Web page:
Key words

anticoagulants,gel separator,heparin,K2EDTA,lipoprotein, sodium citrate

Abbreviations:

CVD: Cardiovascular diseases; HDL: High density lipoprotein; K2EDTA: Ethylene Diamine Tetraacetic Acid Di Potassium; LDL:Low Density Lipoprotein; TC: Total Cholesterol; TG: Triglyceride

Introduction

Although cardiovascular disease (CVD) is still the leading cause of death, age-related CVD mortality has also been falling over the past 25-30 years. Numerous studies suggest that risk-factor reductions and treatment of established disease each account for approximately 40-60% of the decline in CVD mortality, with another 0-10% attributable to undetermined causes [1].

Lipid profile is the most important blood test for cardiac risk assessment. The lipid profile is used to help determine an individual's risk of heart disease and to help make decisions about what treatment may be best if there is borderline or high risk. It measures TC, TG, HDL-c and LDL-c in the blood of an individual [2].

Anticoagulants are additives that inhibit the clotting of blood, thereby ensuring the concentration of the substance to be measured is changed as little as possible before the analytical [3]. Anticoagulation is achieved either by the chelating of calcium ions (K2EDTA, citrate) or by the inhibition of thrombin (heparin). Serum from coagulated blood is the preferred specimen for clinical chemistry analysis but plasma obtained with an appropriate anticoagulant may be an equally valid specimen and in certain conditions preferable to serum [4]. Although these anticoagulants are not free of interferences, it is still used most recently by some laboratories like Roche which might be due to the fact that plasma, unlike serum, can be centrifuged immediately after taking the blood sample. Besides, coagulated blood prevents blocking of autoanalyzer probes with clots of blood particles and its anticipated negligible effect on cholesterol [5].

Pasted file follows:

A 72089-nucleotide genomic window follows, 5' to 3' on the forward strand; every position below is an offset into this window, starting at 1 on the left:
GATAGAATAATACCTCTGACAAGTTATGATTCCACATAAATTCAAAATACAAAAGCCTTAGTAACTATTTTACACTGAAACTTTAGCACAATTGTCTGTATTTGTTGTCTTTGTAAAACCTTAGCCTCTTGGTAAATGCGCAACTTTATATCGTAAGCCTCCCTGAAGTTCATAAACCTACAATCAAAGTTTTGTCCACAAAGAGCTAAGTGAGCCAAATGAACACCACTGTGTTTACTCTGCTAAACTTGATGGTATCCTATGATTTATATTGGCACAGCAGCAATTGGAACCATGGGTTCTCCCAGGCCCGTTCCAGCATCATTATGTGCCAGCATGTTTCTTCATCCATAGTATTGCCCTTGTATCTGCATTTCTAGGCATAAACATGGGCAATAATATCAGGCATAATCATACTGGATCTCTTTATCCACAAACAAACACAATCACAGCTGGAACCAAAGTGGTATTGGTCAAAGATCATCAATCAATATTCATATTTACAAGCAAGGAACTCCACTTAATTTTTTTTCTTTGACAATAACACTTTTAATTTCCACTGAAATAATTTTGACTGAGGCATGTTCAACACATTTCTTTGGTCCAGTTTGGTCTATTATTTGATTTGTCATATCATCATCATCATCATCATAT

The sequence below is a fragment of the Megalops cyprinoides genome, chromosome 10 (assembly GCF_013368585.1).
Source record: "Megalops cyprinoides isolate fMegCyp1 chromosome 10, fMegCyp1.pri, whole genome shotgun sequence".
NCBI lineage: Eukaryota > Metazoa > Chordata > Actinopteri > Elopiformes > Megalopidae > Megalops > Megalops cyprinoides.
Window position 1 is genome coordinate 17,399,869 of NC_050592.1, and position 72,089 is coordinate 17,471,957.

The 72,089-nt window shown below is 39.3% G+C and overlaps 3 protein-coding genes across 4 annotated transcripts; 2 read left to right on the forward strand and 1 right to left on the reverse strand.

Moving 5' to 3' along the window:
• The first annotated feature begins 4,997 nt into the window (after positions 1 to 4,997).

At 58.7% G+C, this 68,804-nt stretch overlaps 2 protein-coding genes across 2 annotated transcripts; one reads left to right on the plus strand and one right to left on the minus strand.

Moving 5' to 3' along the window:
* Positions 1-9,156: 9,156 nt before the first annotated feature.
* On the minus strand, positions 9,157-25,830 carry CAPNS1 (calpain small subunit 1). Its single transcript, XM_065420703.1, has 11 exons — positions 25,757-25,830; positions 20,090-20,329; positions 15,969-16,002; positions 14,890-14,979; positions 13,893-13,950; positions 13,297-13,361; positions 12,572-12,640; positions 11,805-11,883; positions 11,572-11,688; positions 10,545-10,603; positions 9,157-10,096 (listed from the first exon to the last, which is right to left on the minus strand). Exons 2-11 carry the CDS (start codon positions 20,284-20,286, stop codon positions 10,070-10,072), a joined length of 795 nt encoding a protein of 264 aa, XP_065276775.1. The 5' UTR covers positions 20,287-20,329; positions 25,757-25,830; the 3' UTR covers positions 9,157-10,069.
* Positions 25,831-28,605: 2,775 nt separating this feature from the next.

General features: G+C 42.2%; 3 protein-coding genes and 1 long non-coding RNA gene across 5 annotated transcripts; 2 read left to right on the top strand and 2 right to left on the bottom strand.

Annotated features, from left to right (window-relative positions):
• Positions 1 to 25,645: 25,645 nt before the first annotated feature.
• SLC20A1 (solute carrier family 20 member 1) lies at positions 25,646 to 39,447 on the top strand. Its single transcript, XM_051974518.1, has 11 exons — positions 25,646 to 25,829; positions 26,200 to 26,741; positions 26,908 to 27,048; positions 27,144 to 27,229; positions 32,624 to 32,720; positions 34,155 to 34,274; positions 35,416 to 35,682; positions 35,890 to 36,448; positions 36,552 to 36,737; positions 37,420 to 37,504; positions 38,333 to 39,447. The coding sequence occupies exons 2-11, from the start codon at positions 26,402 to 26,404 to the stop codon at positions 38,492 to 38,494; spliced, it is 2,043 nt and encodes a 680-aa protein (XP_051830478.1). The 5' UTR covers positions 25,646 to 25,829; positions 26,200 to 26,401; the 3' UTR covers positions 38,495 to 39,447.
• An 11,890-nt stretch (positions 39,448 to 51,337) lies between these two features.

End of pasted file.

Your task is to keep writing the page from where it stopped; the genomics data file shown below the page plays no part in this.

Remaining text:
Because the harvest of serum requires 15-30 min wait for coagulation completion before centrifugation, the use of plasma expedites analysis in emergency situations. Furthermore, plasma yield from a given volume of whole blood is always greater than the yield of serum [4]. Thus, analysis must be performed on plasma anti-coagulated with various types of anticoagulants, most commonly K2EDTA, sodium citrate and lithium heparin. The use of serum or plasma in clinical pathology remains controversial. Serum is preferred by many laboratories for biochemical test since it avoids the addition of anticoagulants that can interfere with some analytical methods or change the concentration of the parameters being measured [6]. However, the use of plasma is preferred in some centres because plasma samples can be centrifuged directly after sample collection unlike serum which has to wait until coagulation is complete. Thus, the use of plasma would allow quick analysis of biochemical measurement in an emergency situation. There is little information on the effects of the different types of anticoagulants on lipid profile parameters in the Ghanaian setting. It is against this background that this study determined the effect of K2EDTA, lithium heparin and sodium citrate on lipid profile and compared it to gel separator tube.

Materials and method